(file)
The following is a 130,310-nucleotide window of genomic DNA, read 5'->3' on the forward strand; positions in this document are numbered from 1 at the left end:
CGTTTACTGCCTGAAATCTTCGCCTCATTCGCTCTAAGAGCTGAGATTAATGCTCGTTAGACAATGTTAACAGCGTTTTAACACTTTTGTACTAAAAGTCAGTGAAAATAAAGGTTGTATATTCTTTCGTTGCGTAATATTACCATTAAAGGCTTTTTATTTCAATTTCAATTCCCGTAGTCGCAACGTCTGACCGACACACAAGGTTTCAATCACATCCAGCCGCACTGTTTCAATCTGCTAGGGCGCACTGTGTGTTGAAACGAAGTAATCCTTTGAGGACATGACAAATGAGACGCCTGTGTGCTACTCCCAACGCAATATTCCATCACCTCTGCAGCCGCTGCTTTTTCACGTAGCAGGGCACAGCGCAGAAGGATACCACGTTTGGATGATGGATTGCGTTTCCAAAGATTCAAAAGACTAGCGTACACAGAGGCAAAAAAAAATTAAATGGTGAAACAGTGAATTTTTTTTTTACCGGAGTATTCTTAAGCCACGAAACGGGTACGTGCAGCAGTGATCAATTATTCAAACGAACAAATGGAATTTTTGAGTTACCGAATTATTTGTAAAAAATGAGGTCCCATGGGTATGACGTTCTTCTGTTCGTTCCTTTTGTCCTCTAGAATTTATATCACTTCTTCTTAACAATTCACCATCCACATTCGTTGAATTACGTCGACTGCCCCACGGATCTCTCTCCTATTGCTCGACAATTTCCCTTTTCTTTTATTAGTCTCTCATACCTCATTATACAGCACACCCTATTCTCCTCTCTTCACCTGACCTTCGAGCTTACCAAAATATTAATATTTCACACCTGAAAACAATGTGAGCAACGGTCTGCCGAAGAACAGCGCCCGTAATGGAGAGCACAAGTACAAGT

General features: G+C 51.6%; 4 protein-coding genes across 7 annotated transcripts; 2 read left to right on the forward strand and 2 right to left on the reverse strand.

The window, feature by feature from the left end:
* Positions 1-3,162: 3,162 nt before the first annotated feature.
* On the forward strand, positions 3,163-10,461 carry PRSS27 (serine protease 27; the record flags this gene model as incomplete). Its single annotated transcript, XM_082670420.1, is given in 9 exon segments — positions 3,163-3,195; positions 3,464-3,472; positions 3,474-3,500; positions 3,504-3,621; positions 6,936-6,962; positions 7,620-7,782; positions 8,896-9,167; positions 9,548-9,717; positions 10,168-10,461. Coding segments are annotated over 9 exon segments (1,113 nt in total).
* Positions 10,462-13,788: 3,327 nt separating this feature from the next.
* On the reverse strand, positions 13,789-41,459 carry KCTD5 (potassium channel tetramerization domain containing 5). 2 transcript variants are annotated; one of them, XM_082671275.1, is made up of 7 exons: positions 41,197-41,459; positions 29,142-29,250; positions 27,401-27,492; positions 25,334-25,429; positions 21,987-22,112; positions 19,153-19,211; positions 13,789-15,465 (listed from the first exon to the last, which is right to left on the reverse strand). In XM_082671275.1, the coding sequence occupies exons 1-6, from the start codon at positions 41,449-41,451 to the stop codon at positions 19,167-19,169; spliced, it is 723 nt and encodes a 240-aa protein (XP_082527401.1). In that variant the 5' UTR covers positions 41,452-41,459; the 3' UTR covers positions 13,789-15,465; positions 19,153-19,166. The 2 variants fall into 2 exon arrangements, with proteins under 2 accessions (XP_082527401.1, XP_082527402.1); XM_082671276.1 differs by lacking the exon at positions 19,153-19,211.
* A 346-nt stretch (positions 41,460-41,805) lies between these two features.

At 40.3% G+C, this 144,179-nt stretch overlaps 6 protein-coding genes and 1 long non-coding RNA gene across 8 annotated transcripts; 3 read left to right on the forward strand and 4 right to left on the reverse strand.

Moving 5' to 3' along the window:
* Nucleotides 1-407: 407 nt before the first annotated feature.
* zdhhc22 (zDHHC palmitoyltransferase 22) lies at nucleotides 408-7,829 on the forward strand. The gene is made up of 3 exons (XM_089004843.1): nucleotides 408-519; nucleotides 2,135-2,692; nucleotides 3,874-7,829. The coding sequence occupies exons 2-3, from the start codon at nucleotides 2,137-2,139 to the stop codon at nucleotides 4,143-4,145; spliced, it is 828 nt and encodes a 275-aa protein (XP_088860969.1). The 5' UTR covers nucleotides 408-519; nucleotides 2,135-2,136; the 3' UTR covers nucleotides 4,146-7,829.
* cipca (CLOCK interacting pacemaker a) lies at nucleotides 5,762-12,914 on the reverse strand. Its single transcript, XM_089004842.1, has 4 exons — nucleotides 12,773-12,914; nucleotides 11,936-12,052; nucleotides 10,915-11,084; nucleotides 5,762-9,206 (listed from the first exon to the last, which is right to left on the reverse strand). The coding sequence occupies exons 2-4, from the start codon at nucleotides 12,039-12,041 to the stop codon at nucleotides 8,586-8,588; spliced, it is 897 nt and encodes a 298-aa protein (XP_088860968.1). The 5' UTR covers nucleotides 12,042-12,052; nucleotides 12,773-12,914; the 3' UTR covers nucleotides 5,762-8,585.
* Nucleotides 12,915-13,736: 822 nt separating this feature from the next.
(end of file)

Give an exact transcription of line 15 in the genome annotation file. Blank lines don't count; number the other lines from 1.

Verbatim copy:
* Nucleotides 12,915-13,736: 822 nt separating this feature from the next.